228 days (on 28 January) and still no government: a record only bested by Iraq. As Le Monde reports, Belgium, which is "poised on the brink," is unable to resolve the differences between the Francophone and Flemish political parties or devise a reform of the federal state that will satisfy both communities.

Still no government in Brussels, and the silence is deafening in Europe. Little by little, Belgium is sinking into a political coma and its neighbours do not seem to be concerned. As Frankfurter Allgemeine Zeitungrecently pointed out, the lack of a government has not put a stop to day-to-day life in the country, which also made a success of its six-month EU presidency.

However, we should bear in mind that Belgium is not just a rank-and-file member of the European Union, but the country that provided the blueprint for most of Europe’s institutions. If it disappears, some serious questions will have to be asked. At a time when attacks on the euro have rocked the EU, Europe’s citizens could do without a further crisis.

Most people, including many Belgians, find it hard to fathom the political games that have been played out in the country since the general election in June of last year. And for populations in countries as far removed from Belgium as Finland, Romania and Portugal, the threat to the collective destiny of the Flemish and Walloon communities may seem like a minor issue. But this is not just a matter of the future of a country of 10 million people or the well-being of Europe’s institutions, the historical development of Europe has resulted in an increased interdependence between member states and their populations and — to paraphrase the famous description of chaos theory — a wing beat in Brussels may have serious consequences in Transylvania or Calabria.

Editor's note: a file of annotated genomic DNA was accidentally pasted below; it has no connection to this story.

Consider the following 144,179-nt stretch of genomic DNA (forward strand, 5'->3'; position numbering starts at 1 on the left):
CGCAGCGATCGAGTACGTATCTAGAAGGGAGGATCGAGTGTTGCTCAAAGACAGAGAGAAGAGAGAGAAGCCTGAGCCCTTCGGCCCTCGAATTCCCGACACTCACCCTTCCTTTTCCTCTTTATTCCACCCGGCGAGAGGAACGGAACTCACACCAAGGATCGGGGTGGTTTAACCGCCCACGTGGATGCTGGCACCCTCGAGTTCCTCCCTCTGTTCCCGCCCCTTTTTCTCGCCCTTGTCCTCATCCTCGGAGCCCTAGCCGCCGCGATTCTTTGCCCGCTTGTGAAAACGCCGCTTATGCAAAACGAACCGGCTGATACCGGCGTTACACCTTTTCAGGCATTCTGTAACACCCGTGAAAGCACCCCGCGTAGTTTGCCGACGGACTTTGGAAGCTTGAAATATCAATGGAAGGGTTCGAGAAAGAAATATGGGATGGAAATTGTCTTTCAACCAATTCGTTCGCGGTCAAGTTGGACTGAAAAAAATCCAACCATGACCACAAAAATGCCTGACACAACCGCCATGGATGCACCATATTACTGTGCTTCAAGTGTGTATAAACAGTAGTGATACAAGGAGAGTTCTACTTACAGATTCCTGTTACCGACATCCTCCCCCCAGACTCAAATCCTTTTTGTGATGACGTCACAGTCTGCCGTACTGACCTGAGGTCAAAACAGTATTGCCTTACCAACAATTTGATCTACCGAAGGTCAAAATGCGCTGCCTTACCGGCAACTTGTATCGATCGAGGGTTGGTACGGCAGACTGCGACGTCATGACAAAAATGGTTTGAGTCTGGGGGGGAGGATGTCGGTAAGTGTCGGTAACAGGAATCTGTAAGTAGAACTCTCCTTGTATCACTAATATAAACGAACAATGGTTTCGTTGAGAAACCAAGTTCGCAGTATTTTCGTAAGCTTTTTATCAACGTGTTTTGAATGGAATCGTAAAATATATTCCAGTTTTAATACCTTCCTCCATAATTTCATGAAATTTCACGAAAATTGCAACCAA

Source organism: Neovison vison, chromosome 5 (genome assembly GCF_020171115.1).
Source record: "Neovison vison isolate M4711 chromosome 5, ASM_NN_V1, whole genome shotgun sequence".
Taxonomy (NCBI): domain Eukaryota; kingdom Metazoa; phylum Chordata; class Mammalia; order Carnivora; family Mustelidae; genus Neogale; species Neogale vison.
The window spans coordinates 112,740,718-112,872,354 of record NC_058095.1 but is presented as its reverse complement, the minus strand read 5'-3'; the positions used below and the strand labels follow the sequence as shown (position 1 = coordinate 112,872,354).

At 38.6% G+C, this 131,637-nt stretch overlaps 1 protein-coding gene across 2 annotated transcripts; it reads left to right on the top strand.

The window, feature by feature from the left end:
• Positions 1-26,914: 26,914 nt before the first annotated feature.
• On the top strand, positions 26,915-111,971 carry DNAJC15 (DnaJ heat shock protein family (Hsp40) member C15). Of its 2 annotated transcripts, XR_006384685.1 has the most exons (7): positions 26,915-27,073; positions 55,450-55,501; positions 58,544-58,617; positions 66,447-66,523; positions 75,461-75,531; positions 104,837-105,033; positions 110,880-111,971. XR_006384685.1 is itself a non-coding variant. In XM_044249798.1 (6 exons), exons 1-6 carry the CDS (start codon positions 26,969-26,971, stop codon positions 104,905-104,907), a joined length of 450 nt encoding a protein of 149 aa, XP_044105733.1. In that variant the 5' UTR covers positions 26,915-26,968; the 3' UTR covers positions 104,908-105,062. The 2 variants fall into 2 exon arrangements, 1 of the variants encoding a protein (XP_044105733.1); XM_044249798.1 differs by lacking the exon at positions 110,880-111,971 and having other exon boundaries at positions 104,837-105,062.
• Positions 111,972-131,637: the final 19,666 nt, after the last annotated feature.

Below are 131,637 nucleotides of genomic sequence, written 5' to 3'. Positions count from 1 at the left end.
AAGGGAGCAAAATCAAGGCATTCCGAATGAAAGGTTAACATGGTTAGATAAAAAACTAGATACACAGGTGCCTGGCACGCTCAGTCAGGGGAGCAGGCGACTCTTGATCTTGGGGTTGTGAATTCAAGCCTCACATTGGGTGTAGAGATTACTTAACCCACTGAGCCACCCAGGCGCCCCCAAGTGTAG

The end of a state founded on the co-existence of several communities will undermine European solidarity, which has already been put to the test by the euro crisis, and have a negative impact on the level of trust between European leaders. At a time when European power is on the wane, the need to safeguard the political and economic tools that provide the basis for European cohesion has never been greater.

That is not to say that Europe should tell the Belgian people what to do, or that the European Union will be unsustainable in the event of a change to the political structure of Belgium, but just to point out that the future of the country should be a matter of concern for all of Europe’s citizens.